So not much discussion other than on Foxnews, the Internet and talk radio questioning the deadly usage of force against a fellow citizen who was not deadly.
looks like Obama is in a quandary about this. One would expect him to stand up for 'one of his own' gunned down in this manner. but then he would have to criticize the forces out there who protect him.
Peter Foster, the US editor for The Telegraph, is raising the points that certainly the BBC is anxious to avoid.
The family of Miriam Carey, the mentally disturbed woman who was shot by police up on Capitol Hill last week, has been on TV demanding answers about why she was shot.
Ms Carey, 34, died in a hail of gunfire after she led police on a high speed car chase from the White House up to Congress, failing to stop at least twice when officers pointed their guns at her. Here 18-month-old daughter was in the back of the car when her mother was killed.
You could argue, that anyone who behaves like that in an area as sensitive as Capitol Hill gets what's coming to them, but if you're mentally disturbed (she to have believed Barack Obama was stalking her) then by definition you are not rational.
This woman did not have a gun. She did not wave anything that looked like a gun at police, so far as we know – and if she had, you can bet the police would have made a big deal of it. She certainly did not fire at the police. And yet they still gunned her down.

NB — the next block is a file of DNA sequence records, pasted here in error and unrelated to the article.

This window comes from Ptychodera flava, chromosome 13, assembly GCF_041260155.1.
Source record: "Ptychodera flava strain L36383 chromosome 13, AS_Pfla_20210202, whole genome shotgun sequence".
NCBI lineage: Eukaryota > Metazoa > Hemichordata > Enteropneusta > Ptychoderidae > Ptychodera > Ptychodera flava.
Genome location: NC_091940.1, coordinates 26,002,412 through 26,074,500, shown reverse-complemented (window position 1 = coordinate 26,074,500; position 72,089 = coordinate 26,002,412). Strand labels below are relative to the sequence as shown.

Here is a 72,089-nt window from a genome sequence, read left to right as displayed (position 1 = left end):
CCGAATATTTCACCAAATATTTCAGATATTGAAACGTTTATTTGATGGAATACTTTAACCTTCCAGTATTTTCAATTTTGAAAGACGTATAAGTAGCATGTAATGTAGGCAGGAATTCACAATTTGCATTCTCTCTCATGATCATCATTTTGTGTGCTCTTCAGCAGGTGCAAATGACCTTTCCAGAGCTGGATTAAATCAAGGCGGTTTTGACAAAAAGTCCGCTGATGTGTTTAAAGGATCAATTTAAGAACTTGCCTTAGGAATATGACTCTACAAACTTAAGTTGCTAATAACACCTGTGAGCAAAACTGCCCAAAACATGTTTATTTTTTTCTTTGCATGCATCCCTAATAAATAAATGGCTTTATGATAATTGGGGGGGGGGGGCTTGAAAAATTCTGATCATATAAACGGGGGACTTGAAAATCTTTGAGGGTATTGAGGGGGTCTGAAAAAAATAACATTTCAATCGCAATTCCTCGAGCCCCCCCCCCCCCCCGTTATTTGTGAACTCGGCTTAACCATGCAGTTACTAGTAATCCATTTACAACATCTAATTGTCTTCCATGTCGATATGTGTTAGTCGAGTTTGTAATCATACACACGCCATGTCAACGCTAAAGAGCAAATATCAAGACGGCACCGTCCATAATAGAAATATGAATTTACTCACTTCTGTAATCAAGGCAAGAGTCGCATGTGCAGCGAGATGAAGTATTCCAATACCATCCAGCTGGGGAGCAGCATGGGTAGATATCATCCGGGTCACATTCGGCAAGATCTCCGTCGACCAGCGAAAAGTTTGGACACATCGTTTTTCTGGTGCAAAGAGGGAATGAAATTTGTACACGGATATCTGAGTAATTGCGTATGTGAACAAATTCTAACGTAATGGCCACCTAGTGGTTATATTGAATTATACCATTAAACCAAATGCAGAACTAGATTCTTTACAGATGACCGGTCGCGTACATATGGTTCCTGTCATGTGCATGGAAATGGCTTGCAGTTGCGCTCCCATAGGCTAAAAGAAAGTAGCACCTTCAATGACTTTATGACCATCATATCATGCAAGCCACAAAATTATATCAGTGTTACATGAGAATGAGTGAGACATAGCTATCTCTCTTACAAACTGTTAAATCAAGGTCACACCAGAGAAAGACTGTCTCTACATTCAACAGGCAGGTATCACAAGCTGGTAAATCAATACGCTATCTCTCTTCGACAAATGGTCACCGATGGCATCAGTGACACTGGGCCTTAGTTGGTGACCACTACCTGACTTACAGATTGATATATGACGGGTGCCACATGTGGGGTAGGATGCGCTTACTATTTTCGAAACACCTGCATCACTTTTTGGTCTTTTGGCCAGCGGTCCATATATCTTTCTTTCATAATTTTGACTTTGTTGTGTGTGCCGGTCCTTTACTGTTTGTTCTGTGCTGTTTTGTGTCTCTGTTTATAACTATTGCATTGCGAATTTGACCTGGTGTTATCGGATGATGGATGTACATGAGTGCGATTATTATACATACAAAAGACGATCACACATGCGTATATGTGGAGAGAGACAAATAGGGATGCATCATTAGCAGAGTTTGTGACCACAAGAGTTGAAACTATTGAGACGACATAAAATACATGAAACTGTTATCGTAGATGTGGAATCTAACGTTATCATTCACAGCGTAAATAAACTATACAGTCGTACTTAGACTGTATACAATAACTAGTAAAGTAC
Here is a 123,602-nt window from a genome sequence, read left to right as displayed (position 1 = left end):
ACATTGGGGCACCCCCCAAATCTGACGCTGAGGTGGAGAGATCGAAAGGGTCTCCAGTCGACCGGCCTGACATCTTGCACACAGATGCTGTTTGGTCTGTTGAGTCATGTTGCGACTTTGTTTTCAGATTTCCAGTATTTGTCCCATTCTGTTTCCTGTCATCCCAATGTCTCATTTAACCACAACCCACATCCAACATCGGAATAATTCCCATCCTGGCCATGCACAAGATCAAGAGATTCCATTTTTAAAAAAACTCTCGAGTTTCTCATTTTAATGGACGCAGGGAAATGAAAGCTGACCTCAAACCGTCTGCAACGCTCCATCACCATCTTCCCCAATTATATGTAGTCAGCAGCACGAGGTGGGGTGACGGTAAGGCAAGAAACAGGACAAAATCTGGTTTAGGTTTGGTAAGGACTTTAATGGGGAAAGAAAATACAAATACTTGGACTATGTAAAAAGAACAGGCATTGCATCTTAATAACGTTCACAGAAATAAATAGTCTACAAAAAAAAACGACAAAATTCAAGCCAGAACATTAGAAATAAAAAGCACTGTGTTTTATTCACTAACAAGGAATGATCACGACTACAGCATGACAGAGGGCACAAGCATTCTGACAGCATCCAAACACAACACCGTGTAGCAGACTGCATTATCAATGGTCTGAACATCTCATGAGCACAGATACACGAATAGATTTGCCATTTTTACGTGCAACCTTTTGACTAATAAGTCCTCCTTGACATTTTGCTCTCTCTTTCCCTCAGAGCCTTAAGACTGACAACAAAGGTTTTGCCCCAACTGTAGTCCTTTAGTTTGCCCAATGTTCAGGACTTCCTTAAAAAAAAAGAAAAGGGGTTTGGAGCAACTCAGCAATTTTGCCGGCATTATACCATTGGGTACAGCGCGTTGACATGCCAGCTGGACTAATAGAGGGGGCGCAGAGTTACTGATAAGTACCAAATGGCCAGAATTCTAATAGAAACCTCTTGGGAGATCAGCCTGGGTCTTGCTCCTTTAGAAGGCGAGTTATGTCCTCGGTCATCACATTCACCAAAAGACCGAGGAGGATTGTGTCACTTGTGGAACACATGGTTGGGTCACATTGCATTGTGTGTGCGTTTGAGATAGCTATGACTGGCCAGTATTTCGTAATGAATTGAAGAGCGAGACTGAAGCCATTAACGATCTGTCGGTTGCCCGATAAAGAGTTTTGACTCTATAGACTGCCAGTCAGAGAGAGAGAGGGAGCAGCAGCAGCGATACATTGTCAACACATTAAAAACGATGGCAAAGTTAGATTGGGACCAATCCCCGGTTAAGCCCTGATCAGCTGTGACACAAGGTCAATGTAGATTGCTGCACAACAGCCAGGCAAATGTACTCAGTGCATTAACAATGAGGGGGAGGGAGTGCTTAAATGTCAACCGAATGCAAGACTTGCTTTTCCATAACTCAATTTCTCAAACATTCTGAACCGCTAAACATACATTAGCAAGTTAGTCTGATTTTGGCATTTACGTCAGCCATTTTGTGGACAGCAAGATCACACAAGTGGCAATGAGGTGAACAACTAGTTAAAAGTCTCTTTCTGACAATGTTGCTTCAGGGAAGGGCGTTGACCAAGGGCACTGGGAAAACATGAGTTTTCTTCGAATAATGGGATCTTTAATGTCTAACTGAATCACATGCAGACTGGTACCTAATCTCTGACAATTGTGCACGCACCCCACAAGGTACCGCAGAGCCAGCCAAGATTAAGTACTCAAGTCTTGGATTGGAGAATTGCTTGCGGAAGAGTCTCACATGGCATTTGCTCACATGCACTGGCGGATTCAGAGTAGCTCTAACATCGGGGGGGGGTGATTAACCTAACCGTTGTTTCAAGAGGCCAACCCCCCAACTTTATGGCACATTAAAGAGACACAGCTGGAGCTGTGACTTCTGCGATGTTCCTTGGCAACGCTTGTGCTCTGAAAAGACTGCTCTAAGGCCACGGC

Was this really necessary? Was there really no other way to stop that car? Clearly it needed to be stopped, as this woman was a danger to pedestrians, if nothing else.
Given the concrete barriers that protect access to the Capitol buildings themselves, she was never going to get in there so what about deploying a "stinger" – one of those spiky thing that shreds a car's tires? Or using other cars to ram her off the road?
Those questions need asking because too often the US police and the media doesn't bother. They just accept uncritically that that's how the police (heroes, inevitably) should behave.
The young child who watched her mother being shot to death was, according to CNN, "rescued" from the car; an interesting turn of phrase which belies this mindset. Perhaps more questions would be being asked if the child had died?